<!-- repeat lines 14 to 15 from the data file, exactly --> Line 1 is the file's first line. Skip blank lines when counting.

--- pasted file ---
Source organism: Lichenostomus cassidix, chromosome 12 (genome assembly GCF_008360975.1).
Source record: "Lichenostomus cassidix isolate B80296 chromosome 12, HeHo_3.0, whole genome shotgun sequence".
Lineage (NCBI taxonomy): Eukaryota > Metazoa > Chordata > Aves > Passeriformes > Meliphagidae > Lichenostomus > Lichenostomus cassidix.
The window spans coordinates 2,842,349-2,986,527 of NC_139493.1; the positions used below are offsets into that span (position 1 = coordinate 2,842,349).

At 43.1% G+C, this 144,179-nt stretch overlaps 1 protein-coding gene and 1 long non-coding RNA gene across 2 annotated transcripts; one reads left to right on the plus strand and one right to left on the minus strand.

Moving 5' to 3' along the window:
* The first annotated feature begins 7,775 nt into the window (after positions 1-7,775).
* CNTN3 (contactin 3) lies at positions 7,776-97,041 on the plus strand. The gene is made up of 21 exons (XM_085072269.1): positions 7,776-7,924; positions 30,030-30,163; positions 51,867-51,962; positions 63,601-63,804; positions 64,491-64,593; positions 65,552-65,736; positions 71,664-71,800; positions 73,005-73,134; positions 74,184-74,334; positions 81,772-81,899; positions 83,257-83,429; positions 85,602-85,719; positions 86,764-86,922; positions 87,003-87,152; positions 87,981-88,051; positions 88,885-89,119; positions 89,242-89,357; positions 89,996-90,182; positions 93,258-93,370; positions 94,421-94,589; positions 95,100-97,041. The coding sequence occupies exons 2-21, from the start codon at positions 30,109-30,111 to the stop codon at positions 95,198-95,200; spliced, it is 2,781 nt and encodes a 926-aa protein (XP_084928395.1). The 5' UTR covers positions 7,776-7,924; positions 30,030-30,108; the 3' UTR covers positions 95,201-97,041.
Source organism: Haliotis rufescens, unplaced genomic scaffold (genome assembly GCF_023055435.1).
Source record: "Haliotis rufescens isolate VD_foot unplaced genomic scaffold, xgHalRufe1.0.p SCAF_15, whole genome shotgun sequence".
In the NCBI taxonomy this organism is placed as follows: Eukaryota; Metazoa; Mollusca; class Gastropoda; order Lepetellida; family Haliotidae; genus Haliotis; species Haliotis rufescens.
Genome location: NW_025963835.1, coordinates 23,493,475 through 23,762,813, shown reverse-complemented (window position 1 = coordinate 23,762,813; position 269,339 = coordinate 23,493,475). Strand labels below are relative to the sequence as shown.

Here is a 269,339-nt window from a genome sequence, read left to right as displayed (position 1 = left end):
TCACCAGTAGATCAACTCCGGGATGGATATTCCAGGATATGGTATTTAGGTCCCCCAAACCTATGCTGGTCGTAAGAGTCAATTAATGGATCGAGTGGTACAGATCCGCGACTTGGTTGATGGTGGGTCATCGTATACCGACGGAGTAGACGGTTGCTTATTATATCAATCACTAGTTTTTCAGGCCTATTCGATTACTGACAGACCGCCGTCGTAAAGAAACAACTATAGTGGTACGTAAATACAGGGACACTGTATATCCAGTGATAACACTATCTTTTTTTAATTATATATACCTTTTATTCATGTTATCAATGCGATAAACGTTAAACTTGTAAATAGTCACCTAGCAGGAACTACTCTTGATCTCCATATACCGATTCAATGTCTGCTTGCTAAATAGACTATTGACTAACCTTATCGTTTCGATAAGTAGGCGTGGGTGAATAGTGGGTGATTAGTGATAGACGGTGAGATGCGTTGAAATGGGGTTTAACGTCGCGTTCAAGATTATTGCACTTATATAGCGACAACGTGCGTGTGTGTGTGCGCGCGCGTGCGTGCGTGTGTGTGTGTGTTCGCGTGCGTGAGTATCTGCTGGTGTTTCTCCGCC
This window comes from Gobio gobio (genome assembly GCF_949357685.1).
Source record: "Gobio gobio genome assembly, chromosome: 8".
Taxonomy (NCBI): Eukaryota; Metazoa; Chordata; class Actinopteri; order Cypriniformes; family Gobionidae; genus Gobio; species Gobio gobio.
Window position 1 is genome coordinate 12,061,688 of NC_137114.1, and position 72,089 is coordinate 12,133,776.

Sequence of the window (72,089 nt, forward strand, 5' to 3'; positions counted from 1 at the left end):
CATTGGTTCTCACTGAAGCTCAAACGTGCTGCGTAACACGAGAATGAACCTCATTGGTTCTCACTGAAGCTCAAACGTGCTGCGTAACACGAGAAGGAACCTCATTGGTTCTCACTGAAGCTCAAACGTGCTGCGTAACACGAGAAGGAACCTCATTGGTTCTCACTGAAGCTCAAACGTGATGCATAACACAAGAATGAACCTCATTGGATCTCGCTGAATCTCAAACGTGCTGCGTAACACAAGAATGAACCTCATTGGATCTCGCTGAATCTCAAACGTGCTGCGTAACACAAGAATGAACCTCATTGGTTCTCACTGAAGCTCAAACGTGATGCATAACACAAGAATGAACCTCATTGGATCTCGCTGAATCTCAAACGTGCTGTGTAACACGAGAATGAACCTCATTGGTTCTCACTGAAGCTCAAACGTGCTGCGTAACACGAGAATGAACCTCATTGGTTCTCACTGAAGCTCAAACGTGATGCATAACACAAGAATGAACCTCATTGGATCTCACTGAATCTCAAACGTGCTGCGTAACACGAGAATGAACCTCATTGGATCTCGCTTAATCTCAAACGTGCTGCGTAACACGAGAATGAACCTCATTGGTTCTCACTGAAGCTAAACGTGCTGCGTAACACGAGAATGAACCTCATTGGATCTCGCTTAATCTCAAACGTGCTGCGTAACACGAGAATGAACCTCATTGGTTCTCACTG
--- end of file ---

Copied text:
TCACCAGTAGATCAACTCCGGGATGGATATTCCAGGATATGGTATTTAGGTCCCCCAAACCTATGCTGGTCGTAAGAGTCAATTAATGGATCGAGTGGTACAGATCCGCGACTTGGTTGATGGTGGGTCATCGTATACCGACGGAGTAGACGGTTGCTTATTATATCAATCACTAGTTTTTCAGGCCTATTCGATTACTGACAGACCGCCGTCGTAAAGAAACAACTATAGTGGTACGTAAATACAGGGACACTGTATATCCAGTGATAACACTATCTTTTTTTAATTATATATACCTTTTATTCATGTTATCAATGCGATAAACGTTAAACTTGTAAATAGTCACCTAGCAGGAACTACTCTTGATCTCCATATACCGATTCAATGTCTGCTTGCTAAATAGACTATTGACTAACCTTATCGTTTCGATAAGTAGGCGTGGGTGAATAGTGGGTGATTAGTGATAGACGGTGAGATGCGTTGAAATGGGGTTTAACGTCGCGTTCAAGATTATTGCACTTATATAGCGACAACGTGCGTGTGTGTGTGCGCGCGCGTGCGTGCGTGTGTGTGTGTGTTCGCGTGCGTGAGTATCTGCTGGTGTTTCTCCGCC
This window comes from Gobio gobio (genome assembly GCF_949357685.1).